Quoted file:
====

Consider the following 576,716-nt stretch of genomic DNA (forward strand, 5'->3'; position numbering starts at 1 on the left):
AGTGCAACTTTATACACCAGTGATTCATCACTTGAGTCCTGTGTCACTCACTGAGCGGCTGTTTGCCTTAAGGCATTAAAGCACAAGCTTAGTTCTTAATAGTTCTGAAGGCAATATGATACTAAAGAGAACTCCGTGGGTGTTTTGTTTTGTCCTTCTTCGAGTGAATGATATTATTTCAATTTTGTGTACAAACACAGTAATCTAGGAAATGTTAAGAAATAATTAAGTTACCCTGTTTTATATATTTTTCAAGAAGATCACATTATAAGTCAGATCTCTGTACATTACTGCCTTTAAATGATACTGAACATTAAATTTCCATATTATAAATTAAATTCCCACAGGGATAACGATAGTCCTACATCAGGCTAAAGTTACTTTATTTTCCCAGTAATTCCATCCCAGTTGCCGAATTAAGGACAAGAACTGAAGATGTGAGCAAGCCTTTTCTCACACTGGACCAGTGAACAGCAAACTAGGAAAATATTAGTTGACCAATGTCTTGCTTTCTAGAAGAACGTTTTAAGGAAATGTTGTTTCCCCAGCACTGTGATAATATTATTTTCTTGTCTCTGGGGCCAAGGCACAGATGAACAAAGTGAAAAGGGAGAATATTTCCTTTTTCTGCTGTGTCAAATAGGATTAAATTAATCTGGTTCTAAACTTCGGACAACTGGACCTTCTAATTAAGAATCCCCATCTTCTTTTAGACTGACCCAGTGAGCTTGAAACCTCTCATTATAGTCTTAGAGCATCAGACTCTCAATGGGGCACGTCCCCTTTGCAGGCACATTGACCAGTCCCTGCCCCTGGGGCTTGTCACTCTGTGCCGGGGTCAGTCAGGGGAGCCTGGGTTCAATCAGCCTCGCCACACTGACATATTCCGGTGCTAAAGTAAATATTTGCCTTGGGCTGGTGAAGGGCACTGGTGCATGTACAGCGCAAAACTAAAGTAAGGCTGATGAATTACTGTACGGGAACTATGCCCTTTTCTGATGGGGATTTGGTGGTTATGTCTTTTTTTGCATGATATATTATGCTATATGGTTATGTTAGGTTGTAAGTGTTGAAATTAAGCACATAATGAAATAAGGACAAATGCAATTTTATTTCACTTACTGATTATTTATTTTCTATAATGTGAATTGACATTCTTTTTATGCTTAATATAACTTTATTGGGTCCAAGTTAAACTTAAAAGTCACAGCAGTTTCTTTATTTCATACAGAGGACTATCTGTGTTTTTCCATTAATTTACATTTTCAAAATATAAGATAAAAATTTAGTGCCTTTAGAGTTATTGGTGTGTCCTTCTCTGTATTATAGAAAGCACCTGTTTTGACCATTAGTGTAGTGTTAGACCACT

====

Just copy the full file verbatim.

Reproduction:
Consider the following 576,716-nt stretch of genomic DNA (forward strand, 5'->3'; position numbering starts at 1 on the left):
AGTGCAACTTTATACACCAGTGATTCATCACTTGAGTCCTGTGTCACTCACTGAGCGGCTGTTTGCCTTAAGGCATTAAAGCACAAGCTTAGTTCTTAATAGTTCTGAAGGCAATATGATACTAAAGAGAACTCCGTGGGTGTTTTGTTTTGTCCTTCTTCGAGTGAATGATATTATTTCAATTTTGTGTACAAACACAGTAATCTAGGAAATGTTAAGAAATAATTAAGTTACCCTGTTTTATATATTTTTCAAGAAGATCACATTATAAGTCAGATCTCTGTACATTACTGCCTTTAAATGATACTGAACATTAAATTTCCATATTATAAATTAAATTCCCACAGGGATAACGATAGTCCTACATCAGGCTAAAGTTACTTTATTTTCCCAGTAATTCCATCCCAGTTGCCGAATTAAGGACAAGAACTGAAGATGTGAGCAAGCCTTTTCTCACACTGGACCAGTGAACAGCAAACTAGGAAAATATTAGTTGACCAATGTCTTGCTTTCTAGAAGAACGTTTTAAGGAAATGTTGTTTCCCCAGCACTGTGATAATATTATTTTCTTGTCTCTGGGGCCAAGGCACAGATGAACAAAGTGAAAAGGGAGAATATTTCCTTTTTCTGCTGTGTCAAATAGGATTAAATTAATCTGGTTCTAAACTTCGGACAACTGGACCTTCTAATTAAGAATCCCCATCTTCTTTTAGACTGACCCAGTGAGCTTGAAACCTCTCATTATAGTCTTAGAGCATCAGACTCTCAATGGGGCACGTCCCCTTTGCAGGCACATTGACCAGTCCCTGCCCCTGGGGCTTGTCACTCTGTGCCGGGGTCAGTCAGGGGAGCCTGGGTTCAATCAGCCTCGCCACACTGACATATTCCGGTGCTAAAGTAAATATTTGCCTTGGGCTGGTGAAGGGCACTGGTGCATGTACAGCGCAAAACTAAAGTAAGGCTGATGAATTACTGTACGGGAACTATGCCCTTTTCTGATGGGGATTTGGTGGTTATGTCTTTTTTTGCATGATATATTATGCTATATGGTTATGTTAGGTTGTAAGTGTTGAAATTAAGCACATAATGAAATAAGGACAAATGCAATTTTATTTCACTTACTGATTATTTATTTTCTATAATGTGAATTGACATTCTTTTTATGCTTAATATAACTTTATTGGGTCCAAGTTAAACTTAAAAGTCACAGCAGTTTCTTTATTTCATACAGAGGACTATCTGTGTTTTTCCATTAATTTACATTTTCAAAATATAAGATAAAAATTTAGTGCCTTTAGAGTTATTGGTGTGTCCTTCTCTGTATTATAGAAAGCACCTGTTTTGACCATTAGTGTAGTGTTAGACCACT